Honduras’s capital, Tegucigalpa, is nestled among high hills, with hilltops mostly populated by the poor. The SUV, shifted into 4-wheel drive, ground its way up the mountainside, bouncing over lava rock, as Bolívar and Karla Sánchez, took me to meet pastors they love. Leaving paved roads we drove in the barrio of New Capital. Here homes are shanties, buildings strung along the hills sides, no running water, and rocky streets the means of travel. Home to 100 Evangelical and one Roman Catholic church, most are small and pastors eke out a living caring for the their flock and working side jobs. Its churches are mostly small, constructed by shiplap lumber, covered by tin roofs, or whatever material is available.
We met pastors and sometime their wives in seven of their churches, hearing stories of conversion, faith, along with joy mixed with struggle as they love their flock of God. Many have come together in what they call, “Pastors United in Love,” which began when Bolívar and Karla heard a pastor say, “I’m an orphan. No one pastors us.” Ministering down in the city, they began to gather often-desperate pastors every Monday. A bus picks them up, and for the day, encouraging each other, finding time to worship together, they are taught how to teach the Bible, how to preach, what it means to care for their own family, learning to nurture their marriage, all issues core to their own life and ministry.
Where does one start in a country, wrestling with political infighting, suffocating corruption, extortion, killing out of control and children recruited as drug runners?
Maria Alvarez knows. She and her engineer husband Felsio, church planters, as a volunteer she serves on the national board of Opportunity International (OI), a micro enterprise ministry, helping people build their own business. Enthusiastic and passionate about those they serve, she told me of Maria Los Angeles. Wanting to change her life, she started making bracelets at home, but knew the future was in making what men would buy. OI helped her with a small loan, enough to get started. That was paid off and she moved to a next level: her own shop. Then 2009 came, an economic calamity for the country. She lost everything, but OI knew she could be trusted, so they refinanced her loan and off she was again, working with the loan officer, now a councilor, rebuilding.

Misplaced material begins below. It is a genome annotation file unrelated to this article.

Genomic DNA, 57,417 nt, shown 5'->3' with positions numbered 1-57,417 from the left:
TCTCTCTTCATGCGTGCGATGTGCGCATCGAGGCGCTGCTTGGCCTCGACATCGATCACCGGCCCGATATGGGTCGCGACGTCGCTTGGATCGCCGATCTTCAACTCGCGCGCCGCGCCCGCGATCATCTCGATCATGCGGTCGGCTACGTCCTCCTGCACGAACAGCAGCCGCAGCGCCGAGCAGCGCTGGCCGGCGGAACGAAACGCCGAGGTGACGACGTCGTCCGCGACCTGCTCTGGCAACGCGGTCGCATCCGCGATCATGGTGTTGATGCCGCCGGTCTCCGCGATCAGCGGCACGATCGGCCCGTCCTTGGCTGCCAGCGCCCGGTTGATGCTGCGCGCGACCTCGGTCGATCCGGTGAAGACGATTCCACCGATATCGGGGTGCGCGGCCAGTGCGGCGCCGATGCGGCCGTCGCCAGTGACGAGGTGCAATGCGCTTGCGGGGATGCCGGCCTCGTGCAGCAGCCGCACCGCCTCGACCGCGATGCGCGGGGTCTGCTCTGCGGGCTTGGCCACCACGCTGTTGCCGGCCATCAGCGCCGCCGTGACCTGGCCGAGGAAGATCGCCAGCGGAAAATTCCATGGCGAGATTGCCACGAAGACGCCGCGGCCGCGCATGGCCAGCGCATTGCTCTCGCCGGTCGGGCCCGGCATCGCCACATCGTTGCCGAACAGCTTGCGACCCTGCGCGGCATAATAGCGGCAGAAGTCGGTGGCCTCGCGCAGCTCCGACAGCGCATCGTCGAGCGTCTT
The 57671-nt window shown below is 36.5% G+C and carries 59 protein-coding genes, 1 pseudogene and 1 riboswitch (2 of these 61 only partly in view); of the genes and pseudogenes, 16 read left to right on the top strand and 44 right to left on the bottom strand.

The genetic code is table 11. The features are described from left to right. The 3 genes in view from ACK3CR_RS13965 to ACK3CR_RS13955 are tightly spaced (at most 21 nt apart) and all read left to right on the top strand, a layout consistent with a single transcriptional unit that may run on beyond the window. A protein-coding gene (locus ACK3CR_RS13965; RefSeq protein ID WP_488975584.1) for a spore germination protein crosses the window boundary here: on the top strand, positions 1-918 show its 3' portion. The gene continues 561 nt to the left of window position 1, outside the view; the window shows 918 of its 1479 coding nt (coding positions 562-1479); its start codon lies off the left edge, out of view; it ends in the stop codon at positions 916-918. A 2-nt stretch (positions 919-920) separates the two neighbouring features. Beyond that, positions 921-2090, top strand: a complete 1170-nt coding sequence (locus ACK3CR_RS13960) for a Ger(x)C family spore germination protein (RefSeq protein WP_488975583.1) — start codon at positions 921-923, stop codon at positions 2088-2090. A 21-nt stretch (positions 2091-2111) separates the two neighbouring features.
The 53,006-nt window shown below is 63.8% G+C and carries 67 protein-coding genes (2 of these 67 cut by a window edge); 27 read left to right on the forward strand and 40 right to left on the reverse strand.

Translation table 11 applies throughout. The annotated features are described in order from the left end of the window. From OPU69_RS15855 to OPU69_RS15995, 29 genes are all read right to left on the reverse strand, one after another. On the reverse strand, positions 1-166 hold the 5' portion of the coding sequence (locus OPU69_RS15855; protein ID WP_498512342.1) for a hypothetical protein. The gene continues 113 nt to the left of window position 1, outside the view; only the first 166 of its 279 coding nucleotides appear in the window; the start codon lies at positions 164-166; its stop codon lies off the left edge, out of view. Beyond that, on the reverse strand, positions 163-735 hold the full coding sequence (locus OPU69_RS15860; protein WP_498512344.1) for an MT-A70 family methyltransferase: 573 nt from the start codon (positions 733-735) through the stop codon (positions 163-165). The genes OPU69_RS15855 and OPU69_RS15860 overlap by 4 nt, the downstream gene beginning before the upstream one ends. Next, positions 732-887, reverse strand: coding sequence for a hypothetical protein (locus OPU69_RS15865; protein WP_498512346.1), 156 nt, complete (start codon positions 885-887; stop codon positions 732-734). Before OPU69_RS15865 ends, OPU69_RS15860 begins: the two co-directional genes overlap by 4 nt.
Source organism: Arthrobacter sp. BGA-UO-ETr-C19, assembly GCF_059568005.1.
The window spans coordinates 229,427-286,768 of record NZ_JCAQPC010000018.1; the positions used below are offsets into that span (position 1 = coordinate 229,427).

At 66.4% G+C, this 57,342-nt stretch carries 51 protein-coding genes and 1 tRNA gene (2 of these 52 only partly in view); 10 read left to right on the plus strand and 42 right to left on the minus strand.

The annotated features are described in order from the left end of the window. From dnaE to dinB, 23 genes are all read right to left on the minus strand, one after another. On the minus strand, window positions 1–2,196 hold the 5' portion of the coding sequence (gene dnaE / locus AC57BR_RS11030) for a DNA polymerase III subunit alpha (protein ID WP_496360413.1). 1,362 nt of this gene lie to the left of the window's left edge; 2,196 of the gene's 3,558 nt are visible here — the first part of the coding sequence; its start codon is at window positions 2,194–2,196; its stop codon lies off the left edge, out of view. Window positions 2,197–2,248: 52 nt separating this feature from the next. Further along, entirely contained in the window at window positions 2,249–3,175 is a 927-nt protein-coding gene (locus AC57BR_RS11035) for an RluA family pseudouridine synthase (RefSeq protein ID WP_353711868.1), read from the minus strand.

Where money isn’t available, where does a person go for help? OI, now has 10,000 people as its clients. Built on a Christian understanding of stewardship and honesty, 94% of loans are paid off on time. 75% are women. Records show they are good at working together with others, pay on time, and profits go back into family. Once a week they meet to pay on their loans and meet on business training: such as, how to treat clients; how to live a happy marriage; accounting.
I did retreat to the gym to work out. But I saw here in Honduras Christians refusing to give in to humiliation, instead investing their lives in the heart of their society, believing in the Gospel promise that the gates of hell will not prevail.
Here is what I saw: World Vision in its creative, on the ground collaboration, national, influential and trustworthy presence. “Pastors United in Love,” linking hearts in the midst of poverty, caring for each other and living where their people live. Opportunity International, lifting those with will, from poverty, offering capital to start and weekly nurturing to success.
Person-by-person, day-by-day, community-by-community, Christ’s kingdom is salting this heart-catching country called Honduras.
Brian C. Stiller, Global Ambassador
World Evangelical Alliance